It is this inveterate and universal link to geography and geopolitics that defeats Cuno's proposed solution to what ails the antiquities market. His solution is to rehabilitate the nineteenth-century scheme of partage, in which a museum sponsors excavations in exchange for rights to possession of some of the excavation's findings. But such a plan can no longer work in the nineteenth-century way, when museums were unabashed instruments of imperialism, and ownership stood as proof of dominion. Imperium is no excuse. Cicero saw this long ago, on the eve of the Roman Empire, when he spoke out against the greed of Gaius Verres. The only plausible arrangement for museums today is to work as a peer among peers in schemes of international cooperation, already increasingly the norm for archaeological expeditions. The day is long gone when English, German, and American scholars could move in to tell the locals what was what and take their findings back to their encyclopedic museums to enlighten those who are deemed most capable of enlightenment. And what, pray tell, is so awful and limiting about a national museum like the Prado, or Castel Sant'Angelo, or the Museum of Anthropology in Mexico City, or the Cairo Museum?
Another solution to the problem of illicit excavation lies in the form of long-term loans of archaeological material from "source" countries to the countries that want to collect and to display it. Cuno complains about the short terms of loans granted by the Italian government, while noting that the law was recently changed to lengthen those terms. As minister of culture in the last Italian government, Rutelli was negotiating still longer terms for the loan of specific objects in his dealings with the Met and Boston -- that is, quietly finding a solution to some of the very problems that Cuno is expatiating upon. He is not alone in that pursuit.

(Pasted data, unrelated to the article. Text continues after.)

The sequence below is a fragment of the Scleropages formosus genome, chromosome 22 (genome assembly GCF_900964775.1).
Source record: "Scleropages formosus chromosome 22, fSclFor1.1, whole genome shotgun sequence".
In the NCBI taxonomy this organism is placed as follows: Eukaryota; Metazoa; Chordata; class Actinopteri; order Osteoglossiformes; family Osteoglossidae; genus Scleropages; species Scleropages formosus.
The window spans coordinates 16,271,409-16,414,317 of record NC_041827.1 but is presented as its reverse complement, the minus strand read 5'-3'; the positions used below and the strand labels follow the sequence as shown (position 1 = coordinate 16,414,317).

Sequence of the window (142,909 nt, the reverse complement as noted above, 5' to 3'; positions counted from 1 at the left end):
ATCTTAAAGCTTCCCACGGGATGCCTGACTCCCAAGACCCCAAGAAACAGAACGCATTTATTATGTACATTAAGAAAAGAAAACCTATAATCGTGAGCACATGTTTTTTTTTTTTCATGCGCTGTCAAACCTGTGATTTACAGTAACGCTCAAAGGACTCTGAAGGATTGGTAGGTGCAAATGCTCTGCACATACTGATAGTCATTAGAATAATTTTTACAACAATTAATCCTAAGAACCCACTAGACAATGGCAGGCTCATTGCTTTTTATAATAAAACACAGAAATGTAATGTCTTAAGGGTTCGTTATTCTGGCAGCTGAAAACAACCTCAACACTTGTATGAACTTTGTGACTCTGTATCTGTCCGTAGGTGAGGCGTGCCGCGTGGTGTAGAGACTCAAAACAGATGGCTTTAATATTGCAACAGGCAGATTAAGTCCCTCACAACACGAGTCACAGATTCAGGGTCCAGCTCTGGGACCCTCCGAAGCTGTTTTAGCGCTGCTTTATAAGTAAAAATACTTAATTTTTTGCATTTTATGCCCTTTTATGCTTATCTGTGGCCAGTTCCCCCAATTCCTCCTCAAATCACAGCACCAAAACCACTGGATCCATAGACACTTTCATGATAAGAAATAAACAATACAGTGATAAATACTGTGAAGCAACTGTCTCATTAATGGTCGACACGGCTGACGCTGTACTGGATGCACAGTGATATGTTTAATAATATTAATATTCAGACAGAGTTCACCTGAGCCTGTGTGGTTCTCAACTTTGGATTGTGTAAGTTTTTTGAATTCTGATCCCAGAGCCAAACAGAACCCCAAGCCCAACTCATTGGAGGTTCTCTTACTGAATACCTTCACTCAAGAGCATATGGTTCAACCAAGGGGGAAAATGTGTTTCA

Cuno has scant patience for the single worldwide body that addresses cultural concerns, which is UNESCO. In his view, it is too much of an arena for nationalist grandstanding. But attacking the United Nations is like attacking democracy or the nation-state; these earthly things are all terribly flawed, but they are still some of the best tools we have to drive back some of the darkness. Museums themselves are not inexorably destined to be instruments of innocent benevolence; they can dish out blockbuster bread and circuses with all the imperious relish of Commodus unleashing a troop of gladiators on the Colosseum, or they can just shut their doors and say "too bad." They can squander their riches through neglect with the possessive abandon of a Haida chieftain at a potlatch.
Both the Met and the Getty have gone through periods of dreadful and destructive arrogance in the past thirty years -- the rivals, in their sheer superciliousness, of any British imperialist or ancient Roman proconsul. James Cuno is clearly of a different breed, and that is a change of tremendous, and positive, importance to the place of museums in the twenty-first century. Would then that his brief for a more truly global mission for himself and his colleagues were argued with the punch and eloquence of Cicero, who was not afraid to face the real problems posed by the antiquities market -- by the hubris, greed, and lust for possession that beautiful things have always exerted on our own breed of gregarious primate. Only by facing down those problems squarely, with relentless logic, was Cicero able to persuade the Roman Senate -- and us, two millennia later -- that, precisely because of our appetite for beauty, we are capable of, and bound to exercise, our nobility too.
Ingrid D. Rowland is a professor, based in Rome, at the University of Notre Dame School of Architecture.